Rahlves is king of Lauberhorn
By Erica Bulman
The Associated Press
WENGEN, Switzerland – While Bode Miller griped about too much media coverage this week, American teammate Daron Rahlves was inspired by a lack of recognition.
Rahlves, feeling snubbed by Swiss papers leading up to Saturday’s downhill, responded by becoming the first American in more than a decade to win on the Lauberhorn course.
Rahlves finished in 2 minutes, 30.54 seconds. Michael Walchhofer, the reigning World Cup downhill champion, was .40 seconds behind. His Austrian teammate, Olympic downhill champion Fritz Strobl, was third.
“I read that ski legend Bernhard Russi had picked his six favorites: Walchhofer, Strobl, Marco (Buechel), Bode (Miller), Bruno Kernen and Hermann Maier. I wasn’t even mentioned,” Rahlves said after winning his third downhill of the season. “Seriously, it gave me more motivation. I want to be known as a contender.”
Miller, who spent part of this week apologizing for comments he made about skiing “wasted,” finished 11th – 2.41 seconds back – after a couple of mistakes.
The Lauberhorn, at 2.8 miles the longest course on the World Cup circuit, is one of five so-called classic races that also include Val d’Isere, France; Kitzbuehel, Austria; Garmisch Partenkirchen, Germany, and Val Gardena, Italy.
With long, gentle sections, the Lauberhorn favors the circuit’s top gliders. Unusually light for a speed skier, Rahlves generally prefers steep and technical downhills, such as Beaver Creek and Bormio, where he won earlier this season.
Rahlves became the first American to win on the Lauberhorn since Kyle Rasmussen in 1995. Bill Johnson is the only other U.S. skier to win here.
U.S. Ski and Snowboard Association president Bill Marolt, who came to Wengen to talk with Miller, was glad he made the trip.
“I stayed because I wanted to see the races. I get a real kick and a real sense of enjoyment seeing our guys stand on the podium,” Marolt said. “The Lauberhorn is one of the classics. It’s 76 years old. It’s got unbelievable tradition and history. The actual course itself is really long and difficult.”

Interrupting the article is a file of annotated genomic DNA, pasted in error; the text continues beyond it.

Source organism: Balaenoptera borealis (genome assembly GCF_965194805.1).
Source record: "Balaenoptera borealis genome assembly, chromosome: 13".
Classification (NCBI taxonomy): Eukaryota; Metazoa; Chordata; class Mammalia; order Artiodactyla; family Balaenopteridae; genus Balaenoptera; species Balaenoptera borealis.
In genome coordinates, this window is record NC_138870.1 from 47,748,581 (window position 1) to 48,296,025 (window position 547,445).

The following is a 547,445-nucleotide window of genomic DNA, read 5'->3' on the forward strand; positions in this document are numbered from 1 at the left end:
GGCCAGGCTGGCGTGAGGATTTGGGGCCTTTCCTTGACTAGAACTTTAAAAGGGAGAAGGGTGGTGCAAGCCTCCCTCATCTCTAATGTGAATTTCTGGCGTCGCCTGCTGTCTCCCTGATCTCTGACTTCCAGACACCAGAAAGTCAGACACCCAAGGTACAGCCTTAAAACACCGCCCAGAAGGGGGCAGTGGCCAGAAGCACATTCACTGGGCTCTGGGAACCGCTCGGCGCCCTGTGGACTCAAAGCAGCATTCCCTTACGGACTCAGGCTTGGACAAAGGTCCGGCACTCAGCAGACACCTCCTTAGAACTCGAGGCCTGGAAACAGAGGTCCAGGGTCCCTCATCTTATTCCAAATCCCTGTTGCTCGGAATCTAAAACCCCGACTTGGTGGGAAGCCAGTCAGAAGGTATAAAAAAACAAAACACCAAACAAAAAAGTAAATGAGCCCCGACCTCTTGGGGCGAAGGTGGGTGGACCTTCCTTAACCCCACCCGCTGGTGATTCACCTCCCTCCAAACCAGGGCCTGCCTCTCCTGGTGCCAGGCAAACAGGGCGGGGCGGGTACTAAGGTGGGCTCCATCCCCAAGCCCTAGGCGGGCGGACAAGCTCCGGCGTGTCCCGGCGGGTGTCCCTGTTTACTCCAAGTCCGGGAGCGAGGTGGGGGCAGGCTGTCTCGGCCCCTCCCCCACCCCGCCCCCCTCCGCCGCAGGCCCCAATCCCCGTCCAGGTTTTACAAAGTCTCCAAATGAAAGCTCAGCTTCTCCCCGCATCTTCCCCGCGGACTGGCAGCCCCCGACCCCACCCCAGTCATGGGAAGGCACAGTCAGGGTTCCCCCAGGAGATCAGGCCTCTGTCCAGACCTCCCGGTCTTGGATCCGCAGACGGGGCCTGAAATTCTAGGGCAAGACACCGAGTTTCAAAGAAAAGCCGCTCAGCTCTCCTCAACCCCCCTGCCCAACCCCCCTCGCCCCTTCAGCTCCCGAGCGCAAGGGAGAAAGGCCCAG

Marolt made his unscheduled trip to Wengen to meet with Miller about comments in a “60 Minutes” interview in which the reigning World Cup overall champion said it’s not easy “to ski when you’re wasted.”
Rahlves said the recent uproar over Miller’s behavior had not affected him.
“I just laugh,” Rahlves said. “Bode is saying things that bring a lot of attention to the sport. Now there’s this guy in Dallas, Texas, who knows there’s a Winter Olympics. I think any press is good, even if corporate sponsors don’t like it.
“He’s good at talking. He backs things up. He’s on his game, and every single race he’s a threat.”
Rahlves, who has excelled this season in downhill since taking the advice of former champion Stephan Eberharter to tone down his partying, said it was unlikely he would give Miller the same counsel.
“He wouldn’t listen,” Rahlves said.
Rahlves’ main goal this season, which he has said likely will be his last, is to win the World Cup downhill title. With the 100 points from Saturday’s victory, he moved into third place in the downhill standings. Strobl leads the discipline rankings with 415 points, Walchhofer is second with 372 and Rahlves has 330.
Rahlves also is third in the overall standings behind Benjamin Raich of Austria, who skipped Saturday’s downhill, and Walchhofer. Raich has 706 points, Walchhofer is 106 points behind and Rahlves has 589. Miller is fourth with 513.
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